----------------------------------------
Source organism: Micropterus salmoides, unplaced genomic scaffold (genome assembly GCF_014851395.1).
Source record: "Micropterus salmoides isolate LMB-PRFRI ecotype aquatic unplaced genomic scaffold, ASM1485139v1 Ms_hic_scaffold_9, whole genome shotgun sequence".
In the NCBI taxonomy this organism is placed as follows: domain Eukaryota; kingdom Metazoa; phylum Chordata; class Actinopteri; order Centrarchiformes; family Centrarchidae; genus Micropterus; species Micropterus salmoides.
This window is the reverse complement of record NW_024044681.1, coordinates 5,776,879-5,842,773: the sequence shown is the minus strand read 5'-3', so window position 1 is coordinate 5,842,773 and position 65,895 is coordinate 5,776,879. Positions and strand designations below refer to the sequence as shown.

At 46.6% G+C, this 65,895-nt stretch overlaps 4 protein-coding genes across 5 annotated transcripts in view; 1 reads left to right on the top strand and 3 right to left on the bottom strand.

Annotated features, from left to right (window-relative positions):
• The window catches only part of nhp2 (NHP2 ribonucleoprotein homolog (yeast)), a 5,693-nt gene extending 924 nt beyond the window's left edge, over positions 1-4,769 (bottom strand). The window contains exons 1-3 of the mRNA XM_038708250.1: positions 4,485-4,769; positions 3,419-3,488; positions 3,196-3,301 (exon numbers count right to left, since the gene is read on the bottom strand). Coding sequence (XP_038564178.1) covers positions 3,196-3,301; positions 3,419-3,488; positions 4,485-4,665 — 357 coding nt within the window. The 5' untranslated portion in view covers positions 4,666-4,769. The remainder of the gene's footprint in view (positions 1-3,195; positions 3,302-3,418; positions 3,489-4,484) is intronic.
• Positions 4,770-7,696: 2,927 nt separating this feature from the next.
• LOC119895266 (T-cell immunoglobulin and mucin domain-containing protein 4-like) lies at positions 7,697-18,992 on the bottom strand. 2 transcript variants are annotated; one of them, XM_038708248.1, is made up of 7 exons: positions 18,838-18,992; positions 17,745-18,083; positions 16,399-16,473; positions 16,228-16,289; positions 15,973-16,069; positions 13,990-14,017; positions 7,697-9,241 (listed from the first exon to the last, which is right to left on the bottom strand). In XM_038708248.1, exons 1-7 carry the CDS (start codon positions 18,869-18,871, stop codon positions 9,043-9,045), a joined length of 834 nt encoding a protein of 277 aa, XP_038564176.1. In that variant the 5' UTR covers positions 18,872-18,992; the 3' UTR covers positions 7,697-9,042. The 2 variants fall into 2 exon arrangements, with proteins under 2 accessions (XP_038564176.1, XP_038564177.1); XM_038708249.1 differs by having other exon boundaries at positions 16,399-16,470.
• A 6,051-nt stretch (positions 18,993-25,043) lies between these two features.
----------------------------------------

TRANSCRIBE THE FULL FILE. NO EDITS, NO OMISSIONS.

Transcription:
Source organism: Micropterus salmoides, unplaced genomic scaffold (genome assembly GCF_014851395.1).
Source record: "Micropterus salmoides isolate LMB-PRFRI ecotype aquatic unplaced genomic scaffold, ASM1485139v1 Ms_hic_scaffold_9, whole genome shotgun sequence".
In the NCBI taxonomy this organism is placed as follows: domain Eukaryota; kingdom Metazoa; phylum Chordata; class Actinopteri; order Centrarchiformes; family Centrarchidae; genus Micropterus; species Micropterus salmoides.
This window is the reverse complement of record NW_024044681.1, coordinates 5,776,879-5,842,773: the sequence shown is the minus strand read 5'-3', so window position 1 is coordinate 5,842,773 and position 65,895 is coordinate 5,776,879. Positions and strand designations below refer to the sequence as shown.

At 46.6% G+C, this 65,895-nt stretch overlaps 4 protein-coding genes across 5 annotated transcripts in view; 1 reads left to right on the top strand and 3 right to left on the bottom strand.

Annotated features, from left to right (window-relative positions):
• The window catches only part of nhp2 (NHP2 ribonucleoprotein homolog (yeast)), a 5,693-nt gene extending 924 nt beyond the window's left edge, over positions 1-4,769 (bottom strand). The window contains exons 1-3 of the mRNA XM_038708250.1: positions 4,485-4,769; positions 3,419-3,488; positions 3,196-3,301 (exon numbers count right to left, since the gene is read on the bottom strand). Coding sequence (XP_038564178.1) covers positions 3,196-3,301; positions 3,419-3,488; positions 4,485-4,665 — 357 coding nt within the window. The 5' untranslated portion in view covers positions 4,666-4,769. The remainder of the gene's footprint in view (positions 1-3,195; positions 3,302-3,418; positions 3,489-4,484) is intronic.
• Positions 4,770-7,696: 2,927 nt separating this feature from the next.
• LOC119895266 (T-cell immunoglobulin and mucin domain-containing protein 4-like) lies at positions 7,697-18,992 on the bottom strand. 2 transcript variants are annotated; one of them, XM_038708248.1, is made up of 7 exons: positions 18,838-18,992; positions 17,745-18,083; positions 16,399-16,473; positions 16,228-16,289; positions 15,973-16,069; positions 13,990-14,017; positions 7,697-9,241 (listed from the first exon to the last, which is right to left on the bottom strand). In XM_038708248.1, exons 1-7 carry the CDS (start codon positions 18,869-18,871, stop codon positions 9,043-9,045), a joined length of 834 nt encoding a protein of 277 aa, XP_038564176.1. In that variant the 5' UTR covers positions 18,872-18,992; the 3' UTR covers positions 7,697-9,042. The 2 variants fall into 2 exon arrangements, with proteins under 2 accessions (XP_038564176.1, XP_038564177.1); XM_038708249.1 differs by having other exon boundaries at positions 16,399-16,470.
• A 6,051-nt stretch (positions 18,993-25,043) lies between these two features.